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  • Pete Steege

How CEOs Lead Marketing without a Marketing Leader

Updated: Jan 27, 2021





If you're a CEO and you don't have a marketing leader on your executive team, you more likely fall into one of three camps.


One: You're doing well, you've got this marketing thing figured out. That's great! We're not going to talk about that today.


Number two: You're trying to do too much. Maybe you're passionate about marketing. Maybe you you see all the things you should be doing, and you've added on too many programs, and you're not executing well.


Third, you aren't comfortable with marketing, and you're doing too little. You may be doing one big tactic that consultant or vendor convinced you is the right thing to do, but you don't know what you don't know. You don't know what else you should be doing.


In both the second and the third case, I have a solution to suggest for you:


You need to start marketing on purpose.


You don't need to spend a lot of effort upfront, but spend enough time to come up with a plan for your marketing, a simple plan and then follow that plan. Let's go through those three steps in that plan.


Step 1: Know your ideal customer


First know who your ideal customer is. That means go beyond just a target market and understand exactly who those people are, what it is that they need and what you're going to provide for them that they're willing to pay you for.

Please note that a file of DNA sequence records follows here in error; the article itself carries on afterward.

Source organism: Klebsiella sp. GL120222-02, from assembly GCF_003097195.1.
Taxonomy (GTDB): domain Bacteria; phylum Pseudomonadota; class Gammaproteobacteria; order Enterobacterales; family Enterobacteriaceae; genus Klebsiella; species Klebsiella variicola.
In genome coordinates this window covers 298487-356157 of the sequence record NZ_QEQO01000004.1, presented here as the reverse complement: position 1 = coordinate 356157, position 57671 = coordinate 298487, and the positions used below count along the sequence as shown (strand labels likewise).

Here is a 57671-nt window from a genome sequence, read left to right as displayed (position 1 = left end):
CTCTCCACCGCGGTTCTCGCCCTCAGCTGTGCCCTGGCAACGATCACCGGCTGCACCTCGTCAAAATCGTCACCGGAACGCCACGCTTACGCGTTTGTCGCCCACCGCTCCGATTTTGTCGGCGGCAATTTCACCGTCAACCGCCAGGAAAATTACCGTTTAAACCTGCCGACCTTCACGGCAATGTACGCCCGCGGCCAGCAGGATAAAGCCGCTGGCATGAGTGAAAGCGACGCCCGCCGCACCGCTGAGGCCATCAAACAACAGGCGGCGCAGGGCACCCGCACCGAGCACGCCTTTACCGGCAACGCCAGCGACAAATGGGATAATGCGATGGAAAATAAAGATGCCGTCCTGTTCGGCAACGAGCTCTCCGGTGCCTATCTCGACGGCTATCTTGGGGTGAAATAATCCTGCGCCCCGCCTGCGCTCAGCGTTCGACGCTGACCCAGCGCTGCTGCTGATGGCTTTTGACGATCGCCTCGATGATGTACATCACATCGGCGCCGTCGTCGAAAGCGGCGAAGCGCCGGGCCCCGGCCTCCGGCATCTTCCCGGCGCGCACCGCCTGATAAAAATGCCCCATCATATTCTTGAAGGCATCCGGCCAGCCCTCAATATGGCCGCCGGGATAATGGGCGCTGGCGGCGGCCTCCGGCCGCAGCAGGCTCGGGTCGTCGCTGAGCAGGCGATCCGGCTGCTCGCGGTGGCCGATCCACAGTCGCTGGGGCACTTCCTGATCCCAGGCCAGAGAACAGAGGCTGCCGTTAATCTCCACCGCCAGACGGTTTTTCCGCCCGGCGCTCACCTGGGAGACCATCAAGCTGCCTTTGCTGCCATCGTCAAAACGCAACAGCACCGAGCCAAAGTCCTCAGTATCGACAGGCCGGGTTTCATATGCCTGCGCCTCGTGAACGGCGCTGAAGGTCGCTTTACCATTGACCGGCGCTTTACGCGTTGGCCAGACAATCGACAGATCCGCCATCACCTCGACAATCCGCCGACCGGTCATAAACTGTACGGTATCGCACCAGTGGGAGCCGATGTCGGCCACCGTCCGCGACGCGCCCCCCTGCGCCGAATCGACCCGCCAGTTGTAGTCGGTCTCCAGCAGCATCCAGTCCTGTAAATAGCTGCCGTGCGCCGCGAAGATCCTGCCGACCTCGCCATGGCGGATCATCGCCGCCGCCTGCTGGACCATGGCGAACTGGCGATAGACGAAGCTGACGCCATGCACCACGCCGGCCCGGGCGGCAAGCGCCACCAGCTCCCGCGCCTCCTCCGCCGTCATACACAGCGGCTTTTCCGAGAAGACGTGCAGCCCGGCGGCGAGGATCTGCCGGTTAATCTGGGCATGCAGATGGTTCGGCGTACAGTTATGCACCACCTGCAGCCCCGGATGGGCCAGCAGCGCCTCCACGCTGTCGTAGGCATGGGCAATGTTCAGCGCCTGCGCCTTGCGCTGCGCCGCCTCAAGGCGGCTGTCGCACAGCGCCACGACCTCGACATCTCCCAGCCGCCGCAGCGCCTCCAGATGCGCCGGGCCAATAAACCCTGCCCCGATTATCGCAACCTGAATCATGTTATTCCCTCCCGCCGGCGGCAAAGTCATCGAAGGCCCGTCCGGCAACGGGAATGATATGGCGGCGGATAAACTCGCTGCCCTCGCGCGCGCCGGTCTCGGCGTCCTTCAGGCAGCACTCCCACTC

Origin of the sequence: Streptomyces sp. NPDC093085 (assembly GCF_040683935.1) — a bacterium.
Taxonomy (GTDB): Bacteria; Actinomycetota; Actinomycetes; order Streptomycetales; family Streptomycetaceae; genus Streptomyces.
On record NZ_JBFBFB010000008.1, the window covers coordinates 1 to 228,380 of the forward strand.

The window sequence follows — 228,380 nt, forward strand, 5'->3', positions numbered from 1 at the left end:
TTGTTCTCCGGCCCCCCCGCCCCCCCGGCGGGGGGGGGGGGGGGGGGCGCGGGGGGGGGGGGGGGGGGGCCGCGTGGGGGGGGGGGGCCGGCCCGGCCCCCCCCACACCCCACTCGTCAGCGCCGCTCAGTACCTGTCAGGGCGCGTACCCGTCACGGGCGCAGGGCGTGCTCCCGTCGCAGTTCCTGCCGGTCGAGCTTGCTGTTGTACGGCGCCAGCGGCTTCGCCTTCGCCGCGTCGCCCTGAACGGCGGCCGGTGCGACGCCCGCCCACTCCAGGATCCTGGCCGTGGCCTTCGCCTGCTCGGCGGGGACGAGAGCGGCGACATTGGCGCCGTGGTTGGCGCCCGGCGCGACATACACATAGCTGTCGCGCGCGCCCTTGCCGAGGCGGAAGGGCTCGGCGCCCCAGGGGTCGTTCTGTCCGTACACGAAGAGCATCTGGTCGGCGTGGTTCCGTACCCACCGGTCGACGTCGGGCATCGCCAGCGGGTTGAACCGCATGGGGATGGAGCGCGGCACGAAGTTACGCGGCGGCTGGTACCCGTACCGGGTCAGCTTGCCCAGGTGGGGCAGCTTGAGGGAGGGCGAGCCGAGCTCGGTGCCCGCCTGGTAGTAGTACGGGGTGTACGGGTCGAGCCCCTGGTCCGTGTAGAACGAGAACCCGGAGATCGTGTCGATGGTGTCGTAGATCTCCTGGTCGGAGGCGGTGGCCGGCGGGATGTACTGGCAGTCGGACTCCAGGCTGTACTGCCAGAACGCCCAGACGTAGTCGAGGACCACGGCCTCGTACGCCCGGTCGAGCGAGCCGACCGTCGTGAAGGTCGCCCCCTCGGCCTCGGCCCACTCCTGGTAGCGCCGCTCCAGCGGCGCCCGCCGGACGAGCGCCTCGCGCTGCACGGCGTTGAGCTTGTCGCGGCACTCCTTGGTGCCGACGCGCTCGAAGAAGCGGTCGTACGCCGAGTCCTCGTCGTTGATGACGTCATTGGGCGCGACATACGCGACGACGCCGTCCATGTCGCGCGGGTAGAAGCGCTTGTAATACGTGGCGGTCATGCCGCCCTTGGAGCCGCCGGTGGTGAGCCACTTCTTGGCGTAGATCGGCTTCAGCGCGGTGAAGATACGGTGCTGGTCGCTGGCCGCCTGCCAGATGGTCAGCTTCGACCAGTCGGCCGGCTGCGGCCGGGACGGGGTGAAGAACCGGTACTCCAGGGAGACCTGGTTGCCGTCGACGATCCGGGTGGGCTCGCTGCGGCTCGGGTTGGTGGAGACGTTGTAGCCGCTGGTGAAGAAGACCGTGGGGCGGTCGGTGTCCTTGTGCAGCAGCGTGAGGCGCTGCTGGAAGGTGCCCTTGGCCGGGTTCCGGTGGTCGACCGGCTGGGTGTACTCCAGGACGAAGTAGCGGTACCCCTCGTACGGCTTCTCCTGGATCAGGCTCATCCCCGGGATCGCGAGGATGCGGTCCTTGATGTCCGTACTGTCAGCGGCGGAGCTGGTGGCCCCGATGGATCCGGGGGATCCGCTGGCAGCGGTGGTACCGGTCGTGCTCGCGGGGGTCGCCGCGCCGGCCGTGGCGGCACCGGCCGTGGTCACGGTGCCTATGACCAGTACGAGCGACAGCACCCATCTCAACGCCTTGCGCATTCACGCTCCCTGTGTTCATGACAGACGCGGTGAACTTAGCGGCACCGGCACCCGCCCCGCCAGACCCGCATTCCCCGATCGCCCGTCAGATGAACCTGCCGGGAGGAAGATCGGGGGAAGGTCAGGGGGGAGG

Litmus test: You'll know if you're being specific enough if you know enough about this target to create a specific list of prospect companies.


The second part of this step is knowing what your message is for these ideal customers and making sure all of your team understands that message. Not just the marketing and sales people, but everybody in your company.


Step 2: Know what you want them to do


The second step: Know what you want those target customers to do. You should think through the six stages of the customer journey, what you expect the customer to experience, and how you want them to behave at each stage for you to be successful.


Those six stages are

  1. Awareness - how they first hear about you, learn about you

  2. Interest - how they raise their hand and say, "I want to connect with you"

  3. Purchase

  4. Satisfaction in their purchase

  5. Purchasing again

  6. Becoming a champion for you and your business.


Write those things down. Take the time to document your expectations. It doesn't have to take a lot of time, but document what you expect your customer to do or what you want your customer to do in each of those six stages.


Step 3: Use marketing to help you do that


The third step is use marketing to help you achieve that experience.


Start with looking at that journey and comparing it to reality, to today, and see where the biggest gaps are in your customers journey.


That should be the priority for you to select marketing tactics to solve those issues or fill those gaps in your customers journey.


To keep you from over committing, have a reason for every marketing program that you sign up to do. It should be a reason related to that customer journey experience. Only do those marketing tactics that have that reason defined -- and how you will measure that they deliver on that purpose.


I've created a guide to help you lead your marketing without spending too much time on it. It helps you go through these three steps with some great tips to make it easier.


Click here for your free copy.


And I hope you comment below on how you're making your marketing work today without a marketing later.

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